Aside from the simplification and "true-sale" benefits of the notification method, it also significantly reduces the potential costs of mortgage-backed transactions, which previously required individual notification at the land registry at a cost in excess of two percent.
The law also overrides (for qualifying securitizations only) provisions in the Bankruptcy Law, allowing the "claw-back" under certain circumstances of transactions entered into one to two years prior to insolvency of a company. This period has been shortened to between three and six months. This significantly reduces the risks DCR previously associated with this possibility.
Requirements for Distribution of Bonds
The law includes sensible requirements for the issuance and minimum content of offering circulars, with less restrictive requirements for transactions sold purely to professional investors a definition found elsewhere in Italian law and one which holds no surprises as to who is included.
A public offering of the bonds will require that they are rated by (undefined) third-parties. Further regulation appears to be expected in this regard from CONSOB, the Italian stock exchange supervisor.
The law requires that servicing be undertaken by a registered Italian bank or financial company, or non-Italian banks authorised to operate in Italy. It is not clear if this can be delegated to the originator if they do not fall into this category as they will not, for example in trade receivables, or intellectual property transactions. This may mean that compliance requires a degree of structuring in certain transaction types.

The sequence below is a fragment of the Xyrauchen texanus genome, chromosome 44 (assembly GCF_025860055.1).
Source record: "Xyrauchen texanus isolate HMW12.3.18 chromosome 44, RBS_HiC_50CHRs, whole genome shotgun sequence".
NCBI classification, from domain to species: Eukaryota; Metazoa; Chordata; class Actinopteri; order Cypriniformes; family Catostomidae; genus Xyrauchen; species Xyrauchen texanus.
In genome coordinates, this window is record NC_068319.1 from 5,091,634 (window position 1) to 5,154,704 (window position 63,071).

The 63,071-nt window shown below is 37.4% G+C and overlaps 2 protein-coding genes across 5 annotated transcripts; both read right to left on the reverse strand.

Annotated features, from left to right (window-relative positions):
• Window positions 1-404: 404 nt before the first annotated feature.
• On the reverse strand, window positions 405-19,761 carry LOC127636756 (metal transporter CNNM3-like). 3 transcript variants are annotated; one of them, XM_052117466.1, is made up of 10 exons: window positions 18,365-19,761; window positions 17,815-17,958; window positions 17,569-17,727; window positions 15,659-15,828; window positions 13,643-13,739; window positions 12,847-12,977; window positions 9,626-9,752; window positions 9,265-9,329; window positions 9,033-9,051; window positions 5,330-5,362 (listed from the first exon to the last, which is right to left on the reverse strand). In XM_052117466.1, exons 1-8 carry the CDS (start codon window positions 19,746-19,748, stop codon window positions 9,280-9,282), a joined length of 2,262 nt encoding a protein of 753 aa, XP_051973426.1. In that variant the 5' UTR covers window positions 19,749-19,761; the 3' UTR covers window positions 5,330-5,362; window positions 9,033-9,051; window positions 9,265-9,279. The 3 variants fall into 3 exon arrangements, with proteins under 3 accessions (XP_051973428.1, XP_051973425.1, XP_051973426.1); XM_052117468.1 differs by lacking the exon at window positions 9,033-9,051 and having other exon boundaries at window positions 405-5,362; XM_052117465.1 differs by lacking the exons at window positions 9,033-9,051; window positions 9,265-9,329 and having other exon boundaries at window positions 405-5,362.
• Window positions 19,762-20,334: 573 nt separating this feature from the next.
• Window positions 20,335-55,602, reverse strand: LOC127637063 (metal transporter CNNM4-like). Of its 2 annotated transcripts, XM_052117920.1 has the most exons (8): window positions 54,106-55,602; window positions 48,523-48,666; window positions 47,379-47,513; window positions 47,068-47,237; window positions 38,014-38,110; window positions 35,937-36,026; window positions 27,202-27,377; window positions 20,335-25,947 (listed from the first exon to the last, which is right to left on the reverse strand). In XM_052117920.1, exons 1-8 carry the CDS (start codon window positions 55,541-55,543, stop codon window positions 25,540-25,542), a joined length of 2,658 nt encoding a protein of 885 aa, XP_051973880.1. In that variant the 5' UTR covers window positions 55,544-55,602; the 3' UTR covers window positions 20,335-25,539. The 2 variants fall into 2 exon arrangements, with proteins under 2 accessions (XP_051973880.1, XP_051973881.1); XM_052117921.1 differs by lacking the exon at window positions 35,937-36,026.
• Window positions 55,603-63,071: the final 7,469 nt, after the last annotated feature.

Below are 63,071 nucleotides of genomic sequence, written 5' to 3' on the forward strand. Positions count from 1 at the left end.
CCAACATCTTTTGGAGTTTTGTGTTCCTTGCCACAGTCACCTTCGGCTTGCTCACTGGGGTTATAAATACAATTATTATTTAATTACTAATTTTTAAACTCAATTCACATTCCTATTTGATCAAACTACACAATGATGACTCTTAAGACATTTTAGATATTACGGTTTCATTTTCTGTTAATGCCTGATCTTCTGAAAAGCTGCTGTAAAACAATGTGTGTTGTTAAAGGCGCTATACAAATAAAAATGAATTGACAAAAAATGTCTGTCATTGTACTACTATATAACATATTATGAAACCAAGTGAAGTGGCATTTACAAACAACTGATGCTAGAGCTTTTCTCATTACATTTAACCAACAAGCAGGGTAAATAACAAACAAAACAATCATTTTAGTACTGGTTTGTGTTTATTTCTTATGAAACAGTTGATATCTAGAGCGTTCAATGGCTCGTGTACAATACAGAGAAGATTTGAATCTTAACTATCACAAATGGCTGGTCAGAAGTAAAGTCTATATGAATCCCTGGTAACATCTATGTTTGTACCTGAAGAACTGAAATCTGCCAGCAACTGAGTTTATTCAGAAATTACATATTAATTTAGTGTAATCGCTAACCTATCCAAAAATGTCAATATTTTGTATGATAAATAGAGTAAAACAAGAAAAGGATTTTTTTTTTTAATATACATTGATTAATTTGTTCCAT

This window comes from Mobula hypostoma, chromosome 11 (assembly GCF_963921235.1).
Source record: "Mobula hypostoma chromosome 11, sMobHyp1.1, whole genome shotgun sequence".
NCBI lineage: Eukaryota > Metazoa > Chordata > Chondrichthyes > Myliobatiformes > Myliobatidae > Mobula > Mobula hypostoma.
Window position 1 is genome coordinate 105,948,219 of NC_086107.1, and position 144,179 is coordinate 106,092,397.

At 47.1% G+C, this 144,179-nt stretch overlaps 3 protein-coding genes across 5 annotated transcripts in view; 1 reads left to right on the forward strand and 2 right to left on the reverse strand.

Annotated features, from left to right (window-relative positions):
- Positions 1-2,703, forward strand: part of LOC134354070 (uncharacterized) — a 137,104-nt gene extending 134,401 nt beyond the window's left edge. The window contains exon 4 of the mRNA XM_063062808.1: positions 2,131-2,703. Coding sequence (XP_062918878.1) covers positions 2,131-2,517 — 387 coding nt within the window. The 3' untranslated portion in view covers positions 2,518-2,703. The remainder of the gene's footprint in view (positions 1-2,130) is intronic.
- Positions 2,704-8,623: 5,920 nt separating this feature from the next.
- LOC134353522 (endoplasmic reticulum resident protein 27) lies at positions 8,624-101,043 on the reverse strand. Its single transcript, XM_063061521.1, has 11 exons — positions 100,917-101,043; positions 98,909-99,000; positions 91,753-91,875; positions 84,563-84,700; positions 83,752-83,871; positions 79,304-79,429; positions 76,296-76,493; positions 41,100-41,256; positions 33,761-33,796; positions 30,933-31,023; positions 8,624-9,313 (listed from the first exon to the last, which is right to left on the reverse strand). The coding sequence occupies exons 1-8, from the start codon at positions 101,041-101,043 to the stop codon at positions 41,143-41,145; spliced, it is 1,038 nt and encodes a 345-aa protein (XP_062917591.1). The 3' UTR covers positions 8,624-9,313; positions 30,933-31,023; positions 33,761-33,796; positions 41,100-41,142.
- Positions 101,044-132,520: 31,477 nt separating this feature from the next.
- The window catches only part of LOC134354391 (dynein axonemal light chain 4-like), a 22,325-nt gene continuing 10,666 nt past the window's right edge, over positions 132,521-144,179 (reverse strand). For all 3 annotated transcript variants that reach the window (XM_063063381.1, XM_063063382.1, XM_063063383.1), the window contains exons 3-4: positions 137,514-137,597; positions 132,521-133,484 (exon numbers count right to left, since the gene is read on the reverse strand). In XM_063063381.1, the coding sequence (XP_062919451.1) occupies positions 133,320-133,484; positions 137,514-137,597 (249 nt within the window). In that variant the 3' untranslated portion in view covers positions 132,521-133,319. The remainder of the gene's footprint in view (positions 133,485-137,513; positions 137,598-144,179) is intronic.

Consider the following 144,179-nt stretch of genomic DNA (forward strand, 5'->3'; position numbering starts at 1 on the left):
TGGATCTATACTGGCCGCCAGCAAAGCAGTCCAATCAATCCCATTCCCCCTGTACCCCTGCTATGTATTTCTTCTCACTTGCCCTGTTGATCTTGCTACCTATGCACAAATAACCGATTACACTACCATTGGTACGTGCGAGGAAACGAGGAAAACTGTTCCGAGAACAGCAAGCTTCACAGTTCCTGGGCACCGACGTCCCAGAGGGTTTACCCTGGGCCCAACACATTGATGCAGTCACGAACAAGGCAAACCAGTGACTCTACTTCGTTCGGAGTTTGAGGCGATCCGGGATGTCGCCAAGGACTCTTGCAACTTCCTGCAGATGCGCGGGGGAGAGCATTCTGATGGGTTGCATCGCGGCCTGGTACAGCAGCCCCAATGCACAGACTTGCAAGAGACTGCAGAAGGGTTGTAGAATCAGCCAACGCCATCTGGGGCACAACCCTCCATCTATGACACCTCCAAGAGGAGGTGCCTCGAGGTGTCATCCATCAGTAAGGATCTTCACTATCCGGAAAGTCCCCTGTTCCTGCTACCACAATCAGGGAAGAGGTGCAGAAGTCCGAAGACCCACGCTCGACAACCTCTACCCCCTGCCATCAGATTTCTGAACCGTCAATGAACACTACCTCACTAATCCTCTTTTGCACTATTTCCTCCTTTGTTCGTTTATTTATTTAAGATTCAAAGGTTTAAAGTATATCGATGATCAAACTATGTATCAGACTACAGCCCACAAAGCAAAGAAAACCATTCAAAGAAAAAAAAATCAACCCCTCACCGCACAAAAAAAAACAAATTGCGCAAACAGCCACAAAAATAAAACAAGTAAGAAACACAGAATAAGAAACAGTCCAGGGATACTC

One of the most important elements of the new law is the withholding tax classification of the bonds issued in a securitization. They will now be equivalent to bonds issued by listed stock companies, which means that they will be subject to a deduction of 12.5% on interest payments to certain Italian resident institutions and individuals. However, resident "commercial" entities and non-residents in countries subject to an appropriate double tax treaty with Italy will be exempt from the withholding tax. This represents the removal of the significant impediment to progress in the market that the previous withholding tax classification represented.
Unusually, the law permits beneficial treatment of losses incurred on transfer of assets, for transactions undertaken up to two years after the law came into place. The losses can be allocated directly to the balance sheet, but can be taken through the profit and loss account over a five-year period. This appears to be a concession to the significant volume of non-performing loan transactions expected to be undertaken. This treatment will moderate the P&L distortion that the likely write-down on sale of the assets would cause if fully recognised in the year of sale.
Overall, the law goes a very long way to satisfying the market's demands for a clear and sensible approach to the regulation of securitization transactions in Italy. Whilst certain points remain subject to some debate, these are not central to the law, and as a result, DCR expects a strong flow of transaction structured under the new law to be forthcoming during the remainder of 1999.
This article is an excerpt from DCR's special report, "Securitisation in Italy, the Law is the Law".